For those who have been keeping up, “Killer Quake!” doesn’t update the post-Northridge quake news very much. What is revelatory here, though, is the threat posed by the Elysian Fault, a blind-thrust fault coursing straight through Downtown L.A. That it was discovered by oil geologists mapping the area for hidden oil pockets is indicative of the hit-and-miss, unpredictable game of quake sleuthing.

Now that they know of Elysian, seismologists such as James Dolan and Ross Stein (who theorizes on the way stress released by one fault shifts over to another) are trying to find a historic pattern for quakes in the area. What they foresee isn’t good news: A 7-plus-magnitude quake could happen at any time, and Downtown’s steel-reinforced buildings are probably not ready for the shake.

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PBS’ Nova series still has the power to set nerves on edge. 

November 14, 1994 | Tony Scott

Too late for Halloween, KCET’s contribution (about California earthquakes) to PBS’ “Nova” series still has the power to set nerves on edge. Glimpses of former quakes around the state remind Californians they’re on very shaky ground.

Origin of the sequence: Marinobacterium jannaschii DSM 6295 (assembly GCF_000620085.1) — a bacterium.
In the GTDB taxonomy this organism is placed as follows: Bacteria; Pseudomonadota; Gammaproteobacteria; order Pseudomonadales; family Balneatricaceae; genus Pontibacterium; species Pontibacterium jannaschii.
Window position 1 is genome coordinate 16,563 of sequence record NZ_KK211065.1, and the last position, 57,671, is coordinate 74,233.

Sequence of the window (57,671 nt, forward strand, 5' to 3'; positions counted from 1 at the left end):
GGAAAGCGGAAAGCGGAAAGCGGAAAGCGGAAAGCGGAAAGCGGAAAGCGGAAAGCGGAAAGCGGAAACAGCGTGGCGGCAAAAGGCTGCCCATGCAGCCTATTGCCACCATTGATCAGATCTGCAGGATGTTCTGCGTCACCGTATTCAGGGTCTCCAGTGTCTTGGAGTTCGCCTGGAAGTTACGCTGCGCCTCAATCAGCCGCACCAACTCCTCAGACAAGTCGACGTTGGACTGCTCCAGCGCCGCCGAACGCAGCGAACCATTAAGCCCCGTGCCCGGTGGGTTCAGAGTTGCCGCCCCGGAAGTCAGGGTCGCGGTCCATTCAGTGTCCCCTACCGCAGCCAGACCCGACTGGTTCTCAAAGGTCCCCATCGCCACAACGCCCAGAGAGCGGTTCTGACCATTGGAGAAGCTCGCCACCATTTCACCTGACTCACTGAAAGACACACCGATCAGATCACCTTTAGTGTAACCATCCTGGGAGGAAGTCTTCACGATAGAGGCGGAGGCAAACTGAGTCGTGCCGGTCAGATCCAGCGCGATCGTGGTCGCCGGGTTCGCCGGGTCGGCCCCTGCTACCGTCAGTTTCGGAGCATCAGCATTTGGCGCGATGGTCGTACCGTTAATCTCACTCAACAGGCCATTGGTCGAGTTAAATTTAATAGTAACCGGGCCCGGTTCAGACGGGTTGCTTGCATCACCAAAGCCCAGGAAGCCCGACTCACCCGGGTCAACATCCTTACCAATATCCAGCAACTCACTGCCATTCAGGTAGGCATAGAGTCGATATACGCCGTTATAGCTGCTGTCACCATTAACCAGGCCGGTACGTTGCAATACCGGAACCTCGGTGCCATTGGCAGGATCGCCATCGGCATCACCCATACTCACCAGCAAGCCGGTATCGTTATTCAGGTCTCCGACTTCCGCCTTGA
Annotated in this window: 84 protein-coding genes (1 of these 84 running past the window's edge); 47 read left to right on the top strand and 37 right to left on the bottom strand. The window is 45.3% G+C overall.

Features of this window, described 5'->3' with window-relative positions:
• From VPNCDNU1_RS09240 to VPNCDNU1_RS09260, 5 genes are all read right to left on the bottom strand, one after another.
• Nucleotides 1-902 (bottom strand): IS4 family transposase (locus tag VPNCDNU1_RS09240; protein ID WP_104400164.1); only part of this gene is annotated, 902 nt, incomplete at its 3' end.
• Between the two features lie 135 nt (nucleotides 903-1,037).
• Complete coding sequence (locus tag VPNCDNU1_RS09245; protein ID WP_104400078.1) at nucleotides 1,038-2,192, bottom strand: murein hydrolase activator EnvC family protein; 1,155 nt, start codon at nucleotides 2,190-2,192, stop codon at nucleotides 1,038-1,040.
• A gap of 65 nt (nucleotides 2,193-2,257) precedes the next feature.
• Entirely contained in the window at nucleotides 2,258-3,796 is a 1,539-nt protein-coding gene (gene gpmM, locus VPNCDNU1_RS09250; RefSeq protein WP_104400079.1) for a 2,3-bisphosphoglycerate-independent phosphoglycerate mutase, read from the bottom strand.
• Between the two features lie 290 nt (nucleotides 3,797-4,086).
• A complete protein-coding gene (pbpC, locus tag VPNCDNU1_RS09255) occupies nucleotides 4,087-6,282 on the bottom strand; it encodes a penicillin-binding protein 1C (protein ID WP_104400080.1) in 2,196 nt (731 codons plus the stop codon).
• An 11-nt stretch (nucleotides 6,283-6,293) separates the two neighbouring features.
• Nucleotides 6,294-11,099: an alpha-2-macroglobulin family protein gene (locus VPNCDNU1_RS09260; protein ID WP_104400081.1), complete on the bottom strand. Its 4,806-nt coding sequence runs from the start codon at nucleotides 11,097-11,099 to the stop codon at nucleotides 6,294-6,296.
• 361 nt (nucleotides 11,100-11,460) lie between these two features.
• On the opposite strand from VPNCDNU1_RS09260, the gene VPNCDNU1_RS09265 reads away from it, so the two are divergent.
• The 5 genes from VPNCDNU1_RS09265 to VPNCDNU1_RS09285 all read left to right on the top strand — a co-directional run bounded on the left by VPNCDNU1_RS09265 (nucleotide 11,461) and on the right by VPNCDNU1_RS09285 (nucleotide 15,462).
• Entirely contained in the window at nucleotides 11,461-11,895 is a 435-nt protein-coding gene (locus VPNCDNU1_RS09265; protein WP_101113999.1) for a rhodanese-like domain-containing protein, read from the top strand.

Familiar scenes of collapsed buildings and stricken freeways are mementos — if they’re needed — of the helplessness Angelenos endured during the Northridge shakeup.

Geologists, seismologists and earthquake “experts” furnish figures and show areas where quakes have struck — and talk about thrust faults, which are to the quake scene what Frankenstein’s monster is to the horror flick. Thrusts, it seems, lie far below ground surface, patiently waiting to move earth; like cracks in panes of glass, they stretch out from major faults and lie in wait.

A map shows the outline of the two huge plates that lie beneath California’s surface. They cause quakes when they grind against each other, and it’s pointed out by a Caltech scientist that L.A. is on its way north — slowly, but certainly, as its home plate lumbers on.

A scientist reminds us that smaller quakes have built up the topography of Southern California, and that “we’d look like Kansas if we didn’t have faults and earthquakes.”

No hope is offered for predicting or preventing quakes, and the program won’t be of much use to the L.A. Tourist Bureau. There’s a well-known film clip in which W.C. Fields was caught on a movie set during the 1933 Long Beach quake and remained suitably calm; those with temblor tremors might consider that as savoir-faire — or as sheer folly.

Robin Dean, who’s written as well as produced this “Nova” chapter, promises nothing. And narrator Stacy Keach doesn’t help nerves by noting, “Many of the faults under Los Angeles haven’t snapped in several thousand years and appear overdue for an earthquake. High levels of stress may be building under the city. Eventually this pressure has to be released.”

Worthy program offers little hope if the viewer lives in L.A. or Frisco — or anywhere else in California. People easily frightened by the thought of the Big One hitting soon better not watch it; nor should their cats.